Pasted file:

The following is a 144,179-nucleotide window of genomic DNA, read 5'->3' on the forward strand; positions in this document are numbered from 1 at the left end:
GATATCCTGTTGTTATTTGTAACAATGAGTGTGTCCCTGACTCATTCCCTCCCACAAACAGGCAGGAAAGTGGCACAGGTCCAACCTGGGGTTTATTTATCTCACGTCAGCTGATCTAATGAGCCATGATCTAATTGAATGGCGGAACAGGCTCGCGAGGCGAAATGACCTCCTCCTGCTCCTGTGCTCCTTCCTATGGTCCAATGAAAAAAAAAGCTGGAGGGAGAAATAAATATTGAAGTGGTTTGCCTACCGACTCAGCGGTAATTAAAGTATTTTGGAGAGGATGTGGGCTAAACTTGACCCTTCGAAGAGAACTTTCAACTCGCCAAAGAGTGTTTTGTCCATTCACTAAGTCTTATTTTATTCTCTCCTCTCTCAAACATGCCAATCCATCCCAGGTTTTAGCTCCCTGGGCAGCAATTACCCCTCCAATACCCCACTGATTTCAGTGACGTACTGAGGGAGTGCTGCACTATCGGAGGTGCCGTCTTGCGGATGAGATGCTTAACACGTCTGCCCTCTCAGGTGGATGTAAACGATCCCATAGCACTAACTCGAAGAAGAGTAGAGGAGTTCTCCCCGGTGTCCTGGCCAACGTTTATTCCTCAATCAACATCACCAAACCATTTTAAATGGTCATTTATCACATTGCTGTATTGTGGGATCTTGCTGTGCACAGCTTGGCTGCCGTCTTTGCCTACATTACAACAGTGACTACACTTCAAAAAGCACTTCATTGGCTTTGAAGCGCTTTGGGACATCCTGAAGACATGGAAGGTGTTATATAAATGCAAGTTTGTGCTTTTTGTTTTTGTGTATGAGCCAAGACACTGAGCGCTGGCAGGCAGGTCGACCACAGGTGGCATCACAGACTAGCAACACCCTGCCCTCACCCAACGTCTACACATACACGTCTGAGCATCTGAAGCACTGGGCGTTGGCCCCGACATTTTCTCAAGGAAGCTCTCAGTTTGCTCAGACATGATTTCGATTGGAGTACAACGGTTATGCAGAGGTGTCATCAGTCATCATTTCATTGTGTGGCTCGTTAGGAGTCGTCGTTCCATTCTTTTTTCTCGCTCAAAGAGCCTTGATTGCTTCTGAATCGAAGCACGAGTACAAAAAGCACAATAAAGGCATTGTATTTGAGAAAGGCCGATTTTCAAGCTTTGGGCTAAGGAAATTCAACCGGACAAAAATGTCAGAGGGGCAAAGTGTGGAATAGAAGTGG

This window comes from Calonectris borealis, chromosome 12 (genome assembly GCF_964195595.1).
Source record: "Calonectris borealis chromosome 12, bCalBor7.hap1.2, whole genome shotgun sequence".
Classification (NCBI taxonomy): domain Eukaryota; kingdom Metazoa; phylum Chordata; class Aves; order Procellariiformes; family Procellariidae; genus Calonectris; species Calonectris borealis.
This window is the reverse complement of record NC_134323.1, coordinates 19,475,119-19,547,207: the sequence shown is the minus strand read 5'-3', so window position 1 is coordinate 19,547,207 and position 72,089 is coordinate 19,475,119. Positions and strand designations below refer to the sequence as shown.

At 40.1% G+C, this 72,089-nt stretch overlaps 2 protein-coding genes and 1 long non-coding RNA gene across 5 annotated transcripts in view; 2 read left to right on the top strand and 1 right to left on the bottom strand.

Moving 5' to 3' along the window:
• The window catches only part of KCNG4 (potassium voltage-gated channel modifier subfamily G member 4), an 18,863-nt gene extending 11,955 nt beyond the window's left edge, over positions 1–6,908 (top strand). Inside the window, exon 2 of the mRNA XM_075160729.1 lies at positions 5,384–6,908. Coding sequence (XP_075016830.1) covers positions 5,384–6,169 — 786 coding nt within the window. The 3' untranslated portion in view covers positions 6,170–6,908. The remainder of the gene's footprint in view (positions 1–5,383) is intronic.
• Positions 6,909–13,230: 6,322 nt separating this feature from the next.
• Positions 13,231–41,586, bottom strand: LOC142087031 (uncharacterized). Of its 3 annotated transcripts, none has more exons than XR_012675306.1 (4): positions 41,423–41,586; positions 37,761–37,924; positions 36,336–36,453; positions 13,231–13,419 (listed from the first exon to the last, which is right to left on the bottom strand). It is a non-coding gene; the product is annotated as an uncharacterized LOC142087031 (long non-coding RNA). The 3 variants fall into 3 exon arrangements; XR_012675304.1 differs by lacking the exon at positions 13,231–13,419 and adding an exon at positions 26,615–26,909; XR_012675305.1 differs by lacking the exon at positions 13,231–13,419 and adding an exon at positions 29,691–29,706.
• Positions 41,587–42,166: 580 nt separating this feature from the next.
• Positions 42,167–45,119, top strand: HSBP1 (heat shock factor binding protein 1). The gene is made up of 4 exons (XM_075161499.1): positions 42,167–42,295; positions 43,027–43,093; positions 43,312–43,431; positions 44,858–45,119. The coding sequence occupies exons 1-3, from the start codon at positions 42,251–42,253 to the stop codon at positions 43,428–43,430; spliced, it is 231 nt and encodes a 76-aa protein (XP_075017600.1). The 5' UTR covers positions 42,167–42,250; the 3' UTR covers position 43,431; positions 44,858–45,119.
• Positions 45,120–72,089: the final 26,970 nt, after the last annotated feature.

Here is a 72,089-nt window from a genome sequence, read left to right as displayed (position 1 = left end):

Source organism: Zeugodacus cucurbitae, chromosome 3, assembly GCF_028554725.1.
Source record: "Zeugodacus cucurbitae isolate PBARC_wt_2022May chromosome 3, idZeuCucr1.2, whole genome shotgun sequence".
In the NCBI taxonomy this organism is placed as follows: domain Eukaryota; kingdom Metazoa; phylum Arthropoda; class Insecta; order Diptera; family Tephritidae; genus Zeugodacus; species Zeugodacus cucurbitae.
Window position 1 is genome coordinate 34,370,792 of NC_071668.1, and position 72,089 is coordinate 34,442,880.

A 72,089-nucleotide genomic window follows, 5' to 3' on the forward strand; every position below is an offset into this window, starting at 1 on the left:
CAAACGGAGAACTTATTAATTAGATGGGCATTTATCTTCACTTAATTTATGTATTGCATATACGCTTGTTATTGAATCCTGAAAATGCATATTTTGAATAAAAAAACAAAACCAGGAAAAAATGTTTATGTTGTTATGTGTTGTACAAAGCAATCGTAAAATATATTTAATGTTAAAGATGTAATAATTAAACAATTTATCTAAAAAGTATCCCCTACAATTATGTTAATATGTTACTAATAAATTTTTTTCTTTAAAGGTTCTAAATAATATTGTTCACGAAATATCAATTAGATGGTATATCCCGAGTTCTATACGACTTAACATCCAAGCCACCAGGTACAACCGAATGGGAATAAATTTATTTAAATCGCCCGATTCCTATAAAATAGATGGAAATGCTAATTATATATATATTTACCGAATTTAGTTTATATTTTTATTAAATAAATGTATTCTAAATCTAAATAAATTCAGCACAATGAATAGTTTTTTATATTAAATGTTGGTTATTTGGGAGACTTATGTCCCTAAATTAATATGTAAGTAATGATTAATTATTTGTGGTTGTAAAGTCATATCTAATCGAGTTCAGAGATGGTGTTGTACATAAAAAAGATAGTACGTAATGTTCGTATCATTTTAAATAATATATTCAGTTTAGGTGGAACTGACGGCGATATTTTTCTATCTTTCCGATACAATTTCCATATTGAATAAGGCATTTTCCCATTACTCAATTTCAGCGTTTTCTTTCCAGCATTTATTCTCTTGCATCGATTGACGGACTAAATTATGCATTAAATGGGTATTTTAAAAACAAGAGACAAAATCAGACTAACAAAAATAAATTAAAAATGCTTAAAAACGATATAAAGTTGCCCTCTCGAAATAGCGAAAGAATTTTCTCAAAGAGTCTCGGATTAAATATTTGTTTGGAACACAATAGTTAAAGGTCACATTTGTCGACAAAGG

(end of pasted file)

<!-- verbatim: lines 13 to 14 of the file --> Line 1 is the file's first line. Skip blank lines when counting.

• Positions 42,167–45,119, top strand: HSBP1 (heat shock factor binding protein 1). The gene is made up of 4 exons (XM_075161499.1): positions 42,167–42,295; positions 43,027–43,093; positions 43,312–43,431; positions 44,858–45,119. The coding sequence occupies exons 1-3, from the start codon at positions 42,251–42,253 to the stop codon at positions 43,428–43,430; spliced, it is 231 nt and encodes a 76-aa protein (XP_075017600.1). The 5' UTR covers positions 42,167–42,250; the 3' UTR covers position 43,431; positions 44,858–45,119.
• Positions 45,120–72,089: the final 26,970 nt, after the last annotated feature.